Critics of the bank's energy policies are hoping to gain leverage from the bank's current appeal for additional capital to expand its overall lending. Environmental groups are trying to get support from Congress, which must approve any increase in the U.S. share of the bank's capital. Zoellick's letter was a response to inquiries from Senate Foreign Relations Committee Chairman John F. Kerry (D-Mass.), House Financial Services Committee Chairman Barney Frank (D-Mass.) and Sen. Patrick J. Leahy (D-Vt.), chairman of the Senate Appropriations Subcommittee on Foreign Operations and Related Programs.
The World Bank has already shifted its focus in recent years. Its lending for energy efficiency has increased more than sixfold and on renewables more than threefold since 2007. By 2009, renewable energy and energy efficiency projects accounted for 40 percent of the World Bank's $8.2 billion in energy lending while fossil fuel projects accounted for 24 percent.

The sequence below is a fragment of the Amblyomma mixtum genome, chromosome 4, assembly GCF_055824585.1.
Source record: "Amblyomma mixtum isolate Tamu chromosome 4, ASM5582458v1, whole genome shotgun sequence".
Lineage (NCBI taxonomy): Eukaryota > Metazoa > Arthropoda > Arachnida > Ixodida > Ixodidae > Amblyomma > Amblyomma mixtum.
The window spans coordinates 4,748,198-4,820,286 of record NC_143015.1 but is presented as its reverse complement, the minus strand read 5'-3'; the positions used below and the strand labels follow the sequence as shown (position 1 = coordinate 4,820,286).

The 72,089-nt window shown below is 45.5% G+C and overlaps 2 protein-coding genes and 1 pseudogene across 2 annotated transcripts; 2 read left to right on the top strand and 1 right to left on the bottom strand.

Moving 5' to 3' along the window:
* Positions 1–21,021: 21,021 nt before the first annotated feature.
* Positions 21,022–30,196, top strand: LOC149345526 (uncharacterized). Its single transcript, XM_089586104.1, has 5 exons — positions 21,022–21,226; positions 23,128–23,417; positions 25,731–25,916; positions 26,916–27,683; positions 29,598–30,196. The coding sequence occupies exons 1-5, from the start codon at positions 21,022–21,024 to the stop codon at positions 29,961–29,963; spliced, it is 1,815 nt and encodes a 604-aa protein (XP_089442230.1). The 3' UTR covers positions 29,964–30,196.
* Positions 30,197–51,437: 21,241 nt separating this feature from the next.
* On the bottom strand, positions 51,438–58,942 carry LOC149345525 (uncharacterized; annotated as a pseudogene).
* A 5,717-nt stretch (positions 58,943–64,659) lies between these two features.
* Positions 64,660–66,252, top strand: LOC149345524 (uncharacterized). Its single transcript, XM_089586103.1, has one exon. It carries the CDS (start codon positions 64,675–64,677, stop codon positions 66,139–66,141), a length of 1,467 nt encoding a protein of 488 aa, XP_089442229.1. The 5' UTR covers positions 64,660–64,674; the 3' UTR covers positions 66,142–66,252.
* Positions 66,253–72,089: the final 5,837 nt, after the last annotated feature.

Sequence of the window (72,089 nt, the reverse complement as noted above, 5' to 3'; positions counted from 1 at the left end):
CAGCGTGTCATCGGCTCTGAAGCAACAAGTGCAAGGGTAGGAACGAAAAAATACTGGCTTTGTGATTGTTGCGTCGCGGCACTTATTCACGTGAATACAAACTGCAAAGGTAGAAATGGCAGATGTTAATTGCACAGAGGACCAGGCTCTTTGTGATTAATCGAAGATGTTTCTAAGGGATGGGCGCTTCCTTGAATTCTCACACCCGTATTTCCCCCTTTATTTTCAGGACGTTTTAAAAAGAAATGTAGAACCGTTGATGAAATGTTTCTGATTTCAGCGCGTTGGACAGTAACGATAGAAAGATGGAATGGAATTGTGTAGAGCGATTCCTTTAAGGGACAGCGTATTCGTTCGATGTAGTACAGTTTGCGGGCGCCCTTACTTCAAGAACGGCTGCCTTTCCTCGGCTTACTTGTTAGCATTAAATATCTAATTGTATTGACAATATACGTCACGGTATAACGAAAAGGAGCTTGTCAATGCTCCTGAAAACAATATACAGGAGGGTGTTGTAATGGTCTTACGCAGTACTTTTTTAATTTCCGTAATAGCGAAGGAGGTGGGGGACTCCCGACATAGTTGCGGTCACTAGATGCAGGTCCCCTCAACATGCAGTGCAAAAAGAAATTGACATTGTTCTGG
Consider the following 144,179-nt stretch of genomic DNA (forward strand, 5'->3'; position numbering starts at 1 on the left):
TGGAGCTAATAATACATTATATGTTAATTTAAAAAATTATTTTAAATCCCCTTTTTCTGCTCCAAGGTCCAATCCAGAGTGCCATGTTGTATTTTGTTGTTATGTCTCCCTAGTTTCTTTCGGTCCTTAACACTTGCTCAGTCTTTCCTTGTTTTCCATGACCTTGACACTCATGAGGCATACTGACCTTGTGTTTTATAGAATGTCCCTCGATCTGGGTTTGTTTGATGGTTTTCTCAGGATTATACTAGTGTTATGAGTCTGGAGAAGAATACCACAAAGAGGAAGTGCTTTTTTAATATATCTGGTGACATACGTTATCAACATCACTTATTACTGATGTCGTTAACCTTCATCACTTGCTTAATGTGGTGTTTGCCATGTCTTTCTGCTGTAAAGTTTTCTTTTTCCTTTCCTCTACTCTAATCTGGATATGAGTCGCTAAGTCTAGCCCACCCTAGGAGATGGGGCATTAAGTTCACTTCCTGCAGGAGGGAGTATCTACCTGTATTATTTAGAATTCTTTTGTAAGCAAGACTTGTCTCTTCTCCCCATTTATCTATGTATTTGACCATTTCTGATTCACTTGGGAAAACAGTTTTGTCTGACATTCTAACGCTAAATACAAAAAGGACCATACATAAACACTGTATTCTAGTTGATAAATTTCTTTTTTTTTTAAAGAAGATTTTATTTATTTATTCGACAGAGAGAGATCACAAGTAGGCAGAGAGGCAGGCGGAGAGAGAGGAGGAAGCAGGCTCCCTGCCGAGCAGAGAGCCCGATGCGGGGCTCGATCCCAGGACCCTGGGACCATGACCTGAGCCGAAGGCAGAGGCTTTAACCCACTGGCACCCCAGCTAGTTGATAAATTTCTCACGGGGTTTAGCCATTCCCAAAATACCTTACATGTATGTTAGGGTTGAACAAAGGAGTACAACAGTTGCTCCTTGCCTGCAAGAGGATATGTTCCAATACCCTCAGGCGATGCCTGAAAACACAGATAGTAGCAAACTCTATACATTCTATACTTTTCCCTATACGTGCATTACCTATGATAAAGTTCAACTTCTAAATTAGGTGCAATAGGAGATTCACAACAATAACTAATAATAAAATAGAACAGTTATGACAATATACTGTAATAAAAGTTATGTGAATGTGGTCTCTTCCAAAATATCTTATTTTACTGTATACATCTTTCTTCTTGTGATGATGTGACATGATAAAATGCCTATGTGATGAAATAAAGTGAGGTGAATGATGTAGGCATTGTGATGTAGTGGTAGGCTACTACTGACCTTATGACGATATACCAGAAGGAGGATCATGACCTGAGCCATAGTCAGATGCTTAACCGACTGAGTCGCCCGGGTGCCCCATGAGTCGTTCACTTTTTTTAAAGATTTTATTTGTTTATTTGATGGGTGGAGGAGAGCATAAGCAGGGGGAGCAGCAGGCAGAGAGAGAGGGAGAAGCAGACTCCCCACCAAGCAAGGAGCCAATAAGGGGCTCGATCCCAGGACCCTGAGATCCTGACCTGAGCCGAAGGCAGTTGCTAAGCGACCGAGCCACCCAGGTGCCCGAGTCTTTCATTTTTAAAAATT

The South Africa project could alter that ratio. But the bank also notes that the new giant coal plant will be among the most efficient in the world. Moreover, along with the $3 billion the bank wants to lend to the utility, Eskom, for the coal plant, the World Bank plans to lend $750 million on a variety of related projects including wind and concentrated solar energy, converting coal transportation to rail from road, and rehabilitating and improving the efficiency of old coal plants in South Africa.
But some want the bank to abandon coal lending altogether.
Since the end of apartheid, access to electricity in South Africa has soared from 34 percent to 81 percent, Zoellick said. In 2008, the country suffered from severe power shortages, a result of problems getting coal supplies to power plants but also seen as a result of generation shortages. Eskom, a state-owned utility with 13 other coal plants and a history of financial mismanagement, had done little investment in generation in 20 years. Zoellick said there hasn't been a new power plant built in a decade.
"The thing came to a standstill," said Inger Andersen, the World Bank's director for sustainable development in Africa. "Hospitals were in blackout, schools couldn't function. This had a severe impact on confidence in the country, on the investment climate and on human development."